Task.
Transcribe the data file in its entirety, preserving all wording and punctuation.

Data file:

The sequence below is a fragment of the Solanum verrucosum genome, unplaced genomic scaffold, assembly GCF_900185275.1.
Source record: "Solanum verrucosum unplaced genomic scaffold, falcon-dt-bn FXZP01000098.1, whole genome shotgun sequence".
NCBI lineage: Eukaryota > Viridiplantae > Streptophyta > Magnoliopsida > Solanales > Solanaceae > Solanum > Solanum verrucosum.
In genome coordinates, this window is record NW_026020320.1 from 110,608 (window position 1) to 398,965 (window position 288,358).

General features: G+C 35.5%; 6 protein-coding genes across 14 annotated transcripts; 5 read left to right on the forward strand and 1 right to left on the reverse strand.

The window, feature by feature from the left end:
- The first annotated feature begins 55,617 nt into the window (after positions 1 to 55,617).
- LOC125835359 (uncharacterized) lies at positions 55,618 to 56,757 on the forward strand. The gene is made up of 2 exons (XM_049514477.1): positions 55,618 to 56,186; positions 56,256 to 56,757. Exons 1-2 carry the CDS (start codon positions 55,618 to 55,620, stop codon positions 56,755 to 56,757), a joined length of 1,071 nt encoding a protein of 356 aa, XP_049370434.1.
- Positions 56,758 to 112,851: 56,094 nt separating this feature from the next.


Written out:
The sequence below is a fragment of the Solanum verrucosum genome, unplaced genomic scaffold, assembly GCF_900185275.1.
Source record: "Solanum verrucosum unplaced genomic scaffold, falcon-dt-bn FXZP01000098.1, whole genome shotgun sequence".
NCBI lineage: Eukaryota > Viridiplantae > Streptophyta > Magnoliopsida > Solanales > Solanaceae > Solanum > Solanum verrucosum.
In genome coordinates, this window is record NW_026020320.1 from 110,608 (window position 1) to 398,965 (window position 288,358).

General features: G+C 35.5%; 6 protein-coding genes across 14 annotated transcripts; 5 read left to right on the forward strand and 1 right to left on the reverse strand.

The window, feature by feature from the left end:
- The first annotated feature begins 55,617 nt into the window (after positions 1 to 55,617).
- LOC125835359 (uncharacterized) lies at positions 55,618 to 56,757 on the forward strand. The gene is made up of 2 exons (XM_049514477.1): positions 55,618 to 56,186; positions 56,256 to 56,757. Exons 1-2 carry the CDS (start codon positions 55,618 to 55,620, stop codon positions 56,755 to 56,757), a joined length of 1,071 nt encoding a protein of 356 aa, XP_049370434.1.
- Positions 56,758 to 112,851: 56,094 nt separating this feature from the next.